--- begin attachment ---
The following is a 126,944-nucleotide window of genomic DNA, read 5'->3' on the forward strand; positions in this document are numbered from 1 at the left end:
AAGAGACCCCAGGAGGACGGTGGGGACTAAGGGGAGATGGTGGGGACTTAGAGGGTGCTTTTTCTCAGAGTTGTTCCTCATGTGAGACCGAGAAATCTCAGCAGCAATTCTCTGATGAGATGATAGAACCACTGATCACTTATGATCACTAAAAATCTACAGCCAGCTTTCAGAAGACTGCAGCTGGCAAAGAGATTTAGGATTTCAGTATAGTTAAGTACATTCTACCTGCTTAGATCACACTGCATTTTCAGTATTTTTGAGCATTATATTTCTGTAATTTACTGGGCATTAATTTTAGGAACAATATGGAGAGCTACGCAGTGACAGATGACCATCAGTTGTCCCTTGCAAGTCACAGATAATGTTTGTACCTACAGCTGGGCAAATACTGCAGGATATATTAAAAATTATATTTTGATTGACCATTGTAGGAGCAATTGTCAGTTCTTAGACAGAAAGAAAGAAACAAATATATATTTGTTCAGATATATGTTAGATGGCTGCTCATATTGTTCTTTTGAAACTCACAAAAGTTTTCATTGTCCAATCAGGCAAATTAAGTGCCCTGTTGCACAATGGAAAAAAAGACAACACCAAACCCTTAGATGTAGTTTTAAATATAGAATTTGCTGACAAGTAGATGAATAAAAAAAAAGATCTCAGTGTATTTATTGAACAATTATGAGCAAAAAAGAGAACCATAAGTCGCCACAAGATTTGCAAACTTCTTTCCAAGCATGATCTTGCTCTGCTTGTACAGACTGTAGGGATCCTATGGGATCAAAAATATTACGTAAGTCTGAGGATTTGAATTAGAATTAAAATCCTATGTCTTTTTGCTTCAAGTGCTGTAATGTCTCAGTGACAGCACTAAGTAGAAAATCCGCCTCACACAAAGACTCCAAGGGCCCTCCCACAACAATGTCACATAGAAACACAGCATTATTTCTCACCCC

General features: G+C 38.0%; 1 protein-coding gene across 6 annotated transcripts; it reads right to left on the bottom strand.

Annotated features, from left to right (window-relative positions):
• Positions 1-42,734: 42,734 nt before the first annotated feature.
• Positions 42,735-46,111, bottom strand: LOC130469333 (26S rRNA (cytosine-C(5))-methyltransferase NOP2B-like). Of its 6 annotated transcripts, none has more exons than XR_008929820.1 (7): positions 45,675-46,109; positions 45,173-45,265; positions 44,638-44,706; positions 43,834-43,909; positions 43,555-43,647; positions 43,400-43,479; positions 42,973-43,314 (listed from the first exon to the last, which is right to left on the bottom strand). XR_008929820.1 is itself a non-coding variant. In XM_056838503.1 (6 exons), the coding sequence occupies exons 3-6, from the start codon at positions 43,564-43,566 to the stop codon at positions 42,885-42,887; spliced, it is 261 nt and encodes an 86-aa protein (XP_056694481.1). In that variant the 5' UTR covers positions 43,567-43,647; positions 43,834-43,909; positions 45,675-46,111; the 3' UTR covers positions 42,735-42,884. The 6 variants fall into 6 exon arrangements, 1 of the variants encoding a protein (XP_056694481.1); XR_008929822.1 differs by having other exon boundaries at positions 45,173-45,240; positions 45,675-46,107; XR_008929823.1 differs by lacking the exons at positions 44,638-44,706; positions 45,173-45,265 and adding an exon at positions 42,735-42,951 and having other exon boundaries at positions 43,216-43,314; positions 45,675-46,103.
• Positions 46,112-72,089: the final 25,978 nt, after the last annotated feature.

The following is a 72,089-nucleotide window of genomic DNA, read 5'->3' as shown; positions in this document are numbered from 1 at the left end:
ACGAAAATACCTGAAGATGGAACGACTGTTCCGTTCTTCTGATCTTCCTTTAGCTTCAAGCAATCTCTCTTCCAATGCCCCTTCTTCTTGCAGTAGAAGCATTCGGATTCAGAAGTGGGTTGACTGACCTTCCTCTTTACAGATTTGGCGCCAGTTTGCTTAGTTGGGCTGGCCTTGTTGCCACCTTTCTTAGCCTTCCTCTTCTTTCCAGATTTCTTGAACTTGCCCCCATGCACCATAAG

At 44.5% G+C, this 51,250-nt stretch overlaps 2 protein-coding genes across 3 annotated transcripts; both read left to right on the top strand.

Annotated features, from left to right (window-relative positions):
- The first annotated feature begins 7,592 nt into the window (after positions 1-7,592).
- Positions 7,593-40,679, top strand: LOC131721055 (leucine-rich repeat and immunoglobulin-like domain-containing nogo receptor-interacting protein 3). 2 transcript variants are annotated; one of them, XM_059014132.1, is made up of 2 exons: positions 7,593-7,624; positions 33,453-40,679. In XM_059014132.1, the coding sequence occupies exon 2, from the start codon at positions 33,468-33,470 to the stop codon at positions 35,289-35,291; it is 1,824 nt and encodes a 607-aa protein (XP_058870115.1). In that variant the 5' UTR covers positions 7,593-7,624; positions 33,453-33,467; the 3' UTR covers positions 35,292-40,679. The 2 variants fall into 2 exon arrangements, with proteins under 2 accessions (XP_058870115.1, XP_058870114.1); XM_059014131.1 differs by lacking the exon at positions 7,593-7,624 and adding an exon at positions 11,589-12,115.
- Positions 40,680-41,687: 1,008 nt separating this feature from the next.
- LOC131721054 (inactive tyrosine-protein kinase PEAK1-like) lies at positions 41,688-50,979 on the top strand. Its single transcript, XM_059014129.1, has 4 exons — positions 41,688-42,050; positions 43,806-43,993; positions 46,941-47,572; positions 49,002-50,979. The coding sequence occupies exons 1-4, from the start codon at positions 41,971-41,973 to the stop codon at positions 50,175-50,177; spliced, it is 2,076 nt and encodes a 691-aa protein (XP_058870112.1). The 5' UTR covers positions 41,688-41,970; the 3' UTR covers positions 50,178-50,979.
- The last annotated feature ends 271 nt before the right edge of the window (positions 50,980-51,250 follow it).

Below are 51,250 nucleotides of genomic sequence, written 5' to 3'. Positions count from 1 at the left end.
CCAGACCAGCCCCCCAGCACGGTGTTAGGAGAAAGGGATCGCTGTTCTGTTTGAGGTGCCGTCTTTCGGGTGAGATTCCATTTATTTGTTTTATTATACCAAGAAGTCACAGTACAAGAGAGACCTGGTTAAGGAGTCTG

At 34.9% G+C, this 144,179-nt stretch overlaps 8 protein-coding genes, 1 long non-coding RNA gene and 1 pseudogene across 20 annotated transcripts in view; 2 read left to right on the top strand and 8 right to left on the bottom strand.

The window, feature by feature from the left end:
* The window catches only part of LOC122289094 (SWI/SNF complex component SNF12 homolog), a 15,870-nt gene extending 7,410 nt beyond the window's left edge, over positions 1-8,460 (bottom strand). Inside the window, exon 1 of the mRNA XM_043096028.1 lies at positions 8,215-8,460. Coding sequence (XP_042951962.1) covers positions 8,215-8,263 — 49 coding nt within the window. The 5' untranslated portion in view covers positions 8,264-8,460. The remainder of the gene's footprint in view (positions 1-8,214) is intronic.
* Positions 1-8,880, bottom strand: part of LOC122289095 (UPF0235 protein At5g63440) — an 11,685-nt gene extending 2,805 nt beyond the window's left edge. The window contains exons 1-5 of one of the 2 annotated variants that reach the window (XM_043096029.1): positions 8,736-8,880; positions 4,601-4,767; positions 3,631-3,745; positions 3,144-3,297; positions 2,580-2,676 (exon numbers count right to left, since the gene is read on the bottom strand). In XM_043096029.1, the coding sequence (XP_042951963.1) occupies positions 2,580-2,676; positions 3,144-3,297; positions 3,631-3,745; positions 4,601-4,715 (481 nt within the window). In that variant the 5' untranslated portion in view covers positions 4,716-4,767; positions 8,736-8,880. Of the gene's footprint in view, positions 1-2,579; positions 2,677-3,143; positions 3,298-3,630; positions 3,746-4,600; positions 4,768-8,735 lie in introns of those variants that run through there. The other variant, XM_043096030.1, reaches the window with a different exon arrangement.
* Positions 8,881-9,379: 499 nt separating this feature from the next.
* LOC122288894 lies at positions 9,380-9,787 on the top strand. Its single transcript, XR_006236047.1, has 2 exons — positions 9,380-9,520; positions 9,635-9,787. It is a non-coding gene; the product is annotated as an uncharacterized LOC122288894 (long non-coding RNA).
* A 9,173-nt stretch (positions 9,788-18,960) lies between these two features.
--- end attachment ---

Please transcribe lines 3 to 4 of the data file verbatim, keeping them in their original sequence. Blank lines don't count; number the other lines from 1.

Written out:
General features: G+C 38.0%; 1 protein-coding gene across 6 annotated transcripts; it reads right to left on the bottom strand.

Annotated features, from left to right (window-relative positions):